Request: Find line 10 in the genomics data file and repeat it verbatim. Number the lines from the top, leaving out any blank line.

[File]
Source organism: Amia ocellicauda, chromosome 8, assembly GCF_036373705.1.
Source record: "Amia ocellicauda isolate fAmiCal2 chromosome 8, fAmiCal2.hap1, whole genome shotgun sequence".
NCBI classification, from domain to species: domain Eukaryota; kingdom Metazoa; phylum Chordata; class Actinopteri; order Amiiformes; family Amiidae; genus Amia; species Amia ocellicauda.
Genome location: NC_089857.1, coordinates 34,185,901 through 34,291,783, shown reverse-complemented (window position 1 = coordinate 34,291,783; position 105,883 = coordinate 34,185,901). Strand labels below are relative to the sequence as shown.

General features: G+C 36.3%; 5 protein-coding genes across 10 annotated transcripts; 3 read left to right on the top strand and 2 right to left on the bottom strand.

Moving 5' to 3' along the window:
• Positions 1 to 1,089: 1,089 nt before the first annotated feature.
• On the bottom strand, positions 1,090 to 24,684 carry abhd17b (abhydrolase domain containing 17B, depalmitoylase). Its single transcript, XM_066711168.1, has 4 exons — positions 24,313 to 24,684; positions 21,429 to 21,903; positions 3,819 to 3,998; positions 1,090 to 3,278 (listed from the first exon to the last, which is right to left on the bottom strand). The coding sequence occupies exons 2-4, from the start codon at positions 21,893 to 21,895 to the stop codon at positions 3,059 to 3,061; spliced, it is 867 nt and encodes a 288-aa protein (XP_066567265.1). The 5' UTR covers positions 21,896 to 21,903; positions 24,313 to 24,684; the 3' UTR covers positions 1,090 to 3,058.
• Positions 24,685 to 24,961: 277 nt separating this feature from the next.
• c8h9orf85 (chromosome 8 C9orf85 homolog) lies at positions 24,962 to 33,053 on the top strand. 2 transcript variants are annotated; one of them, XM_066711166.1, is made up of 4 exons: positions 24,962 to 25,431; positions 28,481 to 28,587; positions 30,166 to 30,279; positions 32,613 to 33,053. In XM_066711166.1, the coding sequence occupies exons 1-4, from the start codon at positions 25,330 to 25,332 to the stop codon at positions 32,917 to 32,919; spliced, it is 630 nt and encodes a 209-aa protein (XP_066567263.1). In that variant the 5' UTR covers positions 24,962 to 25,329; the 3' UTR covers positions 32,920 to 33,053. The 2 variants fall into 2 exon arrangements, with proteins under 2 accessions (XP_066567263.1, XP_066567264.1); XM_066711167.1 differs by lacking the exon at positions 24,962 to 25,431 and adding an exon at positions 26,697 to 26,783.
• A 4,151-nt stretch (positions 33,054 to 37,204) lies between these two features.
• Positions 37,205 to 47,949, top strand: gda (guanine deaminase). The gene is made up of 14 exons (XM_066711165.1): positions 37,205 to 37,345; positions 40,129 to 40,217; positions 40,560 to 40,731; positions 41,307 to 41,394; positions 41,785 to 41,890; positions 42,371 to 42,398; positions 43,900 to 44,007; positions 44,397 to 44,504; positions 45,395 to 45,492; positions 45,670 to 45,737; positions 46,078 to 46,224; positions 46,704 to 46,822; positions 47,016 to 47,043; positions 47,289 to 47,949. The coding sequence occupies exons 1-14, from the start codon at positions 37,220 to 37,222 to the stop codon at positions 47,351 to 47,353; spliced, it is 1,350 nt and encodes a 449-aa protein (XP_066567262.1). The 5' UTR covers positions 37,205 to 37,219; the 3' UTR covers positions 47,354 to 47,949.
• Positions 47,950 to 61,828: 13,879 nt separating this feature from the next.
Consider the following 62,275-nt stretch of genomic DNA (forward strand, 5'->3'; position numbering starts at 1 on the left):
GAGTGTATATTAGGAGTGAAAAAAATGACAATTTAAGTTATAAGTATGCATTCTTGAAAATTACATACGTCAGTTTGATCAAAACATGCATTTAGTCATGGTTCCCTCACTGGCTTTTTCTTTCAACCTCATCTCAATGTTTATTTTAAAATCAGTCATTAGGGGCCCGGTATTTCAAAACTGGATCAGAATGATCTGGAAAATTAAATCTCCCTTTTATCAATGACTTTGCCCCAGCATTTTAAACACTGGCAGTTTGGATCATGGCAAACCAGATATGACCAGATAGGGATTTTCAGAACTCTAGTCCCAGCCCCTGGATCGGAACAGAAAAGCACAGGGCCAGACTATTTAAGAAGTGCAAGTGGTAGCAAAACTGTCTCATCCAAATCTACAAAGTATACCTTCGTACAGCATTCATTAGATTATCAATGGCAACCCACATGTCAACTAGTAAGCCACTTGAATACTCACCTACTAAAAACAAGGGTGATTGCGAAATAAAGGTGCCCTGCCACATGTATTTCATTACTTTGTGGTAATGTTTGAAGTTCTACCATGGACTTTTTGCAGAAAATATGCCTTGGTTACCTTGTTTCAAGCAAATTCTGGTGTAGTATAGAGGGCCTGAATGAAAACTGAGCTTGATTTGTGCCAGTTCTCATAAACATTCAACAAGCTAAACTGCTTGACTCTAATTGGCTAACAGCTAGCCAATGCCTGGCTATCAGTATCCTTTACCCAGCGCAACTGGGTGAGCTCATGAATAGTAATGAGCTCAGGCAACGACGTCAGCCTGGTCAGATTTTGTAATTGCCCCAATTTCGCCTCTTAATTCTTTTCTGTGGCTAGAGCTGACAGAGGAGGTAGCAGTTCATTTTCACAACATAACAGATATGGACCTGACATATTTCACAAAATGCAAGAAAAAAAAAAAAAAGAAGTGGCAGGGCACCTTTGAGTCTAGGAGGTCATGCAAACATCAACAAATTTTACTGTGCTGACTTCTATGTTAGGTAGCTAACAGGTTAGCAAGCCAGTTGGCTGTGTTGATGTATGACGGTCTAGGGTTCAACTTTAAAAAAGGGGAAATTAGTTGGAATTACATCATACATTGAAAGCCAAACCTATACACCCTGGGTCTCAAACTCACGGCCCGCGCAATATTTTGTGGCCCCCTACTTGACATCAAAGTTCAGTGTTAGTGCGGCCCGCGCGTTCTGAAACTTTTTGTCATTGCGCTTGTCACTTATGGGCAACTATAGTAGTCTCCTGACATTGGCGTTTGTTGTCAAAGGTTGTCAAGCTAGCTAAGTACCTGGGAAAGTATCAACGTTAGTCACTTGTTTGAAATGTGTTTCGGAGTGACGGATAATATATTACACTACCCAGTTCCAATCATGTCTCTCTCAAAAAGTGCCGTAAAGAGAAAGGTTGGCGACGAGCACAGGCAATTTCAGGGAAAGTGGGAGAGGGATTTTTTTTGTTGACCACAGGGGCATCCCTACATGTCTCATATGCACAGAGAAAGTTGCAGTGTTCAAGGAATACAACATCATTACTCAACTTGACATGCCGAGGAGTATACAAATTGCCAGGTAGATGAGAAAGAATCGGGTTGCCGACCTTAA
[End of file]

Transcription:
• c8h9orf85 (chromosome 8 C9orf85 homolog) lies at positions 24,962 to 33,053 on the top strand. 2 transcript variants are annotated; one of them, XM_066711166.1, is made up of 4 exons: positions 24,962 to 25,431; positions 28,481 to 28,587; positions 30,166 to 30,279; positions 32,613 to 33,053. In XM_066711166.1, the coding sequence occupies exons 1-4, from the start codon at positions 25,330 to 25,332 to the stop codon at positions 32,917 to 32,919; spliced, it is 630 nt and encodes a 209-aa protein (XP_066567263.1). In that variant the 5' UTR covers positions 24,962 to 25,329; the 3' UTR covers positions 32,920 to 33,053. The 2 variants fall into 2 exon arrangements, with proteins under 2 accessions (XP_066567263.1, XP_066567264.1); XM_066711167.1 differs by lacking the exon at positions 24,962 to 25,431 and adding an exon at positions 26,697 to 26,783.